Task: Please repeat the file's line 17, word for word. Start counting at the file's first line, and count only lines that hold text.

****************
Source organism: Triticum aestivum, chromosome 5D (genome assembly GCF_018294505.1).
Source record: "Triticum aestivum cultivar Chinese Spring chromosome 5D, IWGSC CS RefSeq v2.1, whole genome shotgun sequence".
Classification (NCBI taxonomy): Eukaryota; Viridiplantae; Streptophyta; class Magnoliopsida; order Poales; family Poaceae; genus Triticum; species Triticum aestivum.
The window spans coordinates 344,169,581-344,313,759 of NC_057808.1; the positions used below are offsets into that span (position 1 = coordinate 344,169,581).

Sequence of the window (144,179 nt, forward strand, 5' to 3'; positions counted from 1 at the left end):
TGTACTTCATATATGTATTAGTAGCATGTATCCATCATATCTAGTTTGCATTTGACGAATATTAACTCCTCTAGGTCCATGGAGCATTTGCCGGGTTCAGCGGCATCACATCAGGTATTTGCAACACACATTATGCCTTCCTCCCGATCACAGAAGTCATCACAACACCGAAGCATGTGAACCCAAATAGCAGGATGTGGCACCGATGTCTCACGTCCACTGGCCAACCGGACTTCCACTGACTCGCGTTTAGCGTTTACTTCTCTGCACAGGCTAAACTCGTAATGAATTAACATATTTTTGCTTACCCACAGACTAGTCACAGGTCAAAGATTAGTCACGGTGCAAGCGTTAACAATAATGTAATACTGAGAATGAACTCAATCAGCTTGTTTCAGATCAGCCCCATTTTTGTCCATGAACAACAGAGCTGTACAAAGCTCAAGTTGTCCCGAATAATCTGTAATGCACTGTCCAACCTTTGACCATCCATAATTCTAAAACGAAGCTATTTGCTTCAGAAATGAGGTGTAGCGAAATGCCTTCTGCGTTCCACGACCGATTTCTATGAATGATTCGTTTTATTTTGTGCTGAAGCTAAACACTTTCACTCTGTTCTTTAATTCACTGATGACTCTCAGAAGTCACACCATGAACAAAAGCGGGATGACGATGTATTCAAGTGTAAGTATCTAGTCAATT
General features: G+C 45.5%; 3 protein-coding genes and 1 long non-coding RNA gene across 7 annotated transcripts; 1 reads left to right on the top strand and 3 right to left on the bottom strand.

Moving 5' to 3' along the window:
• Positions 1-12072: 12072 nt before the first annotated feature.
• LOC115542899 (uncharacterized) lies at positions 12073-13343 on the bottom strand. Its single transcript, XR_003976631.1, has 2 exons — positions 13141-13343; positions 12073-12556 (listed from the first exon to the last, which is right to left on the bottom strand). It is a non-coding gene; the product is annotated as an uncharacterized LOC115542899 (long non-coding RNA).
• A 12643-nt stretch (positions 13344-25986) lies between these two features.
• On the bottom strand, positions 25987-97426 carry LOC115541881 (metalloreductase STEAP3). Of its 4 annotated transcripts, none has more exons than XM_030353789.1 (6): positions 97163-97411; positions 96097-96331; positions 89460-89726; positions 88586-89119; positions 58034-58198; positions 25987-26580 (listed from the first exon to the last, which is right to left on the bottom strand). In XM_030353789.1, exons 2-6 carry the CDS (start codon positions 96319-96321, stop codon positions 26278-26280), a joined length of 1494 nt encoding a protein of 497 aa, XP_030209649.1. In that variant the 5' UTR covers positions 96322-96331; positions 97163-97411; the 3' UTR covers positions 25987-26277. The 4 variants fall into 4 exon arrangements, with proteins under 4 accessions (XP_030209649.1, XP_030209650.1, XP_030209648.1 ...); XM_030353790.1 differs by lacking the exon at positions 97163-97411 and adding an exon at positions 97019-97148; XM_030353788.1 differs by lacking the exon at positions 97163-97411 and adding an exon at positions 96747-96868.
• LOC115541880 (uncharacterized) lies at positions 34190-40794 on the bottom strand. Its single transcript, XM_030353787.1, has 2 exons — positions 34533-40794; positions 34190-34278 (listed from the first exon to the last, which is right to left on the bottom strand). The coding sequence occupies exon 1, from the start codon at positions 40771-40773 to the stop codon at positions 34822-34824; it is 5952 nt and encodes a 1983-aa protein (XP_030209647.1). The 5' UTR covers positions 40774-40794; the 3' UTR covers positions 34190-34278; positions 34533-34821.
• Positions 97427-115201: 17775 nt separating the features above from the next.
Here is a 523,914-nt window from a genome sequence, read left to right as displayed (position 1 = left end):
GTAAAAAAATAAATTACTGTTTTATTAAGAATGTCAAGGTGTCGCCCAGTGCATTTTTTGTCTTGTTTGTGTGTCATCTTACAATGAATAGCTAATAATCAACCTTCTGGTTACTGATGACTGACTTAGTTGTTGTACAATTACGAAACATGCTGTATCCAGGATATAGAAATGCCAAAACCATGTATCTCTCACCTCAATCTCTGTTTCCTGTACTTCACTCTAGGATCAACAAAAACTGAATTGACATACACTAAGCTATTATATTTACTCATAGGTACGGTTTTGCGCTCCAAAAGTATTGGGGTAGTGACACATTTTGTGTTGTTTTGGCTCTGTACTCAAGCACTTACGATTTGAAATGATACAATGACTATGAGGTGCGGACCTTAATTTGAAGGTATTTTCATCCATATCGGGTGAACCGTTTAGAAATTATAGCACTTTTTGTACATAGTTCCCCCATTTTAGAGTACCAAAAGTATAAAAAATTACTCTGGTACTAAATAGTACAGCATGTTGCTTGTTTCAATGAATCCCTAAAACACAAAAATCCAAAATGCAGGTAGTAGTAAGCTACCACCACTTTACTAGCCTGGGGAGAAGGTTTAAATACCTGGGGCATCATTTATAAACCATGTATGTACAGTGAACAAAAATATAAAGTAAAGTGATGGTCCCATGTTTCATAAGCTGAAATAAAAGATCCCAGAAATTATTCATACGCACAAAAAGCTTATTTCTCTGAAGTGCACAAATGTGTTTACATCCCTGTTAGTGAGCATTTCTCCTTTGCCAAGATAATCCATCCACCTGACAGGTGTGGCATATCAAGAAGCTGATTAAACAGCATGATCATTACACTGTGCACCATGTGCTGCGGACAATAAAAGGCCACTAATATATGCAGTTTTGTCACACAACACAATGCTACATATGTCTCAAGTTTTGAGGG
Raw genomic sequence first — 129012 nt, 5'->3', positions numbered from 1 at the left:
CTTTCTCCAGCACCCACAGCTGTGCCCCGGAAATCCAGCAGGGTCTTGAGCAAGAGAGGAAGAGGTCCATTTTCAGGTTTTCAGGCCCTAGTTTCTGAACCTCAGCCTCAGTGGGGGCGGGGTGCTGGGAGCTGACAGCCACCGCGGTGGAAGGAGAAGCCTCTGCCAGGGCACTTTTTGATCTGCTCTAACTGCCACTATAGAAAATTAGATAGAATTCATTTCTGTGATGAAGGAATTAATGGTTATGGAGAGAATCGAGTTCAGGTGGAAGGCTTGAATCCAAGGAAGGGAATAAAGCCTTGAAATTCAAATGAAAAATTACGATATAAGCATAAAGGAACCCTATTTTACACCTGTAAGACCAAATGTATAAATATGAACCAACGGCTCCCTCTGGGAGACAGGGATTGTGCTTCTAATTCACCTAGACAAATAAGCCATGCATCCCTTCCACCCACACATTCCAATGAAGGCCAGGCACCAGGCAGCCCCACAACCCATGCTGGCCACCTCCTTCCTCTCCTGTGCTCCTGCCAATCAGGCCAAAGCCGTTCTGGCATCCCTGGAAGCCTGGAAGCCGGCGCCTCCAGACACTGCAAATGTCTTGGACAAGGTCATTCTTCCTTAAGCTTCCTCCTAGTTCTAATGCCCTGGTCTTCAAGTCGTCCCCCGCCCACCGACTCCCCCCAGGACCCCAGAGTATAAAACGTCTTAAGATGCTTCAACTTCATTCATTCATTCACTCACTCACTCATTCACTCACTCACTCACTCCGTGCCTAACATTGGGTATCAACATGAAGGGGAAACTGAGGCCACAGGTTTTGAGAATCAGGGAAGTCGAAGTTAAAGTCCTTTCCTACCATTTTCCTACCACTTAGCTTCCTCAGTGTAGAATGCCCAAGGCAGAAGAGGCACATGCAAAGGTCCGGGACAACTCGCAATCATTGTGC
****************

Raw genomic sequence first — 129012 nt, 5'->3', positions numbered from 1 at the left: